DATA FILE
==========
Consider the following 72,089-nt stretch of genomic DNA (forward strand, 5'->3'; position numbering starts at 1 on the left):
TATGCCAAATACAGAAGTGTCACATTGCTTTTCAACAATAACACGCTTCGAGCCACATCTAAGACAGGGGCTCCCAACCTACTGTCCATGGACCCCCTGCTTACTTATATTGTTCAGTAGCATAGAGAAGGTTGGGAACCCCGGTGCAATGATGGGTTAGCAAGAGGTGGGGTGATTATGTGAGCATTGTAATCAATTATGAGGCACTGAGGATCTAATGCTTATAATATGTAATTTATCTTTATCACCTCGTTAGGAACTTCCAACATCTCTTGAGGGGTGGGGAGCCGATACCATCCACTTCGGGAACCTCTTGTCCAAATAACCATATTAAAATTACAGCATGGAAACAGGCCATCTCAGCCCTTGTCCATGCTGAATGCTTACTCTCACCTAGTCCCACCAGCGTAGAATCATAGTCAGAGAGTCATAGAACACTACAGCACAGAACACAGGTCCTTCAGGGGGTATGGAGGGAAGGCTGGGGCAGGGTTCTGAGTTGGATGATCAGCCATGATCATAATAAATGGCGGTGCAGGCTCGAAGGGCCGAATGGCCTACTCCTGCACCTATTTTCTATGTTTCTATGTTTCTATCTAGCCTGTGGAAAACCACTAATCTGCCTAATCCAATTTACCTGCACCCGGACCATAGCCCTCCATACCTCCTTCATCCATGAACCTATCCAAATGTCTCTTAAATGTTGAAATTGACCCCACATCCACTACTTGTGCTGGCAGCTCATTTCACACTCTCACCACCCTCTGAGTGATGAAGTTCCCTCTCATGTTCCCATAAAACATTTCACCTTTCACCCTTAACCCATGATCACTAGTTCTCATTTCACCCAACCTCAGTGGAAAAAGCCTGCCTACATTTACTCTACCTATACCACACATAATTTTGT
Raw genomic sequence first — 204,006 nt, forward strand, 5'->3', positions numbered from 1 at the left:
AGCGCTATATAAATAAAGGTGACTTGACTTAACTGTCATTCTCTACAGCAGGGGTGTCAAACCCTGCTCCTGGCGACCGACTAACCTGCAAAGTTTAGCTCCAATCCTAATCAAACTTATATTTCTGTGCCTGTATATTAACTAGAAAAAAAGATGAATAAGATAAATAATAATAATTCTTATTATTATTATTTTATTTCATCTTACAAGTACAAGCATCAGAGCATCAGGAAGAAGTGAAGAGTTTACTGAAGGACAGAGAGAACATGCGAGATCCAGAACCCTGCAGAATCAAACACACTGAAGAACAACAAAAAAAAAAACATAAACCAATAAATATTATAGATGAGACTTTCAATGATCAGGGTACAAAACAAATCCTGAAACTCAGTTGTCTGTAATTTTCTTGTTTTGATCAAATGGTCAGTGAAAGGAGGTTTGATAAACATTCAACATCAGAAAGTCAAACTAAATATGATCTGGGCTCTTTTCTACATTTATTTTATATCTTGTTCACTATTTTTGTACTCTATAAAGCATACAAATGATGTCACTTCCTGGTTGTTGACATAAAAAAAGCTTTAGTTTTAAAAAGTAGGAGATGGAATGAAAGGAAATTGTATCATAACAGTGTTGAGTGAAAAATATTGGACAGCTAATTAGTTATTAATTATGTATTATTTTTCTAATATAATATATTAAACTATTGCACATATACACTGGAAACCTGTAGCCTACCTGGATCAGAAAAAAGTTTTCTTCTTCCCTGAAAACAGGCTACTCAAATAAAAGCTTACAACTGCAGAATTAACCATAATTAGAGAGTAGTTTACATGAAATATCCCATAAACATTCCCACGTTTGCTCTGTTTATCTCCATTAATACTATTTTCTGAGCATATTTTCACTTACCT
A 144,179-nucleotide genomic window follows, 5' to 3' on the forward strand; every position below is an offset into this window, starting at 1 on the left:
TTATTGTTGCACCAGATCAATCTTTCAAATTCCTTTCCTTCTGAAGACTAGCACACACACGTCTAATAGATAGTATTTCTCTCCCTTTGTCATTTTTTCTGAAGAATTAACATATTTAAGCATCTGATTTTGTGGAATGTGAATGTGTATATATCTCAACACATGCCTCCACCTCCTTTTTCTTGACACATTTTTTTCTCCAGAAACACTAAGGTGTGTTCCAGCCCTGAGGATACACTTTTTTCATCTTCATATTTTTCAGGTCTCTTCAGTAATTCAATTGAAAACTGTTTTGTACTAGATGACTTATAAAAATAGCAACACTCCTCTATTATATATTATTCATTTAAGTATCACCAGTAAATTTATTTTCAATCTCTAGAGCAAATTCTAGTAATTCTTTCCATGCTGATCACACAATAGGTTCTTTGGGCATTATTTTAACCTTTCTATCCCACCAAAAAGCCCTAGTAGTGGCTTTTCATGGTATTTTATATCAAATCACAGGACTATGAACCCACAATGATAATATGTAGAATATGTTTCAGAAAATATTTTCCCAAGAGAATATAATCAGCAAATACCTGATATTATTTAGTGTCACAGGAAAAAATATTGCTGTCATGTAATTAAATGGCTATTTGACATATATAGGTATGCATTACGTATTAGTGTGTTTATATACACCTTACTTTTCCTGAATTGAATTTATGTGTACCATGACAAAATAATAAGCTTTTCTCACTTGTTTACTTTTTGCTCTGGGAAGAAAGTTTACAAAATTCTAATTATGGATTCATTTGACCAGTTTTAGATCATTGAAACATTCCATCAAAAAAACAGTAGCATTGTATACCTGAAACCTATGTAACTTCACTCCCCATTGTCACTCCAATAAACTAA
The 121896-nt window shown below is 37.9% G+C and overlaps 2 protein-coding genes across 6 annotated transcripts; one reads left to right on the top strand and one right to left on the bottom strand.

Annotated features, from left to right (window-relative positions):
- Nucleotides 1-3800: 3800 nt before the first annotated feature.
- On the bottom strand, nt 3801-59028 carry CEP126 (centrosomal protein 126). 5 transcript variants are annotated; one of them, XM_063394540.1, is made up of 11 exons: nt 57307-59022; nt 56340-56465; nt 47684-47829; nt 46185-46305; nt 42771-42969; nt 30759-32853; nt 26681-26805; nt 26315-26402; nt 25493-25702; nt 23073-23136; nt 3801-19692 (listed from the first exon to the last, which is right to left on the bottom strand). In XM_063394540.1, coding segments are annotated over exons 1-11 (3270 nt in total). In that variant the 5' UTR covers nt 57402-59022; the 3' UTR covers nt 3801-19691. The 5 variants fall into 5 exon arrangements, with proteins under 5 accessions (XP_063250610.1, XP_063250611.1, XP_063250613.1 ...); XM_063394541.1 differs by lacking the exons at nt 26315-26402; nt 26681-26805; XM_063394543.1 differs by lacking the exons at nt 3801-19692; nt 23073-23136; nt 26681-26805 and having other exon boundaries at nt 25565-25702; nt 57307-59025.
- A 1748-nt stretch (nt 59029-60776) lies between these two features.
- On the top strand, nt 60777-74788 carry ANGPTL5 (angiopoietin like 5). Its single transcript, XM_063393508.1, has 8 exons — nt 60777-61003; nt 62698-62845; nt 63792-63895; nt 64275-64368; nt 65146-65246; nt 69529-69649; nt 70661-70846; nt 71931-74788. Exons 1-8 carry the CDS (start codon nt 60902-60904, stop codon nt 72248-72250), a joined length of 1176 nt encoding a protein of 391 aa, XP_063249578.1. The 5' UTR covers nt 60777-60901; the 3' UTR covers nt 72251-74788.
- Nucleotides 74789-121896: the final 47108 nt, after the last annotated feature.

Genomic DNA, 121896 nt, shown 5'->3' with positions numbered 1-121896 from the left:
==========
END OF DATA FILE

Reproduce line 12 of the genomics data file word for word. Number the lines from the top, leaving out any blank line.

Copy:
- On the top strand, nt 60777-74788 carry ANGPTL5 (angiopoietin like 5). Its single transcript, XM_063393508.1, has 8 exons — nt 60777-61003; nt 62698-62845; nt 63792-63895; nt 64275-64368; nt 65146-65246; nt 69529-69649; nt 70661-70846; nt 71931-74788. Exons 1-8 carry the CDS (start codon nt 60902-60904, stop codon nt 72248-72250), a joined length of 1176 nt encoding a protein of 391 aa, XP_063249578.1. The 5' UTR covers nt 60777-60901; the 3' UTR covers nt 72251-74788.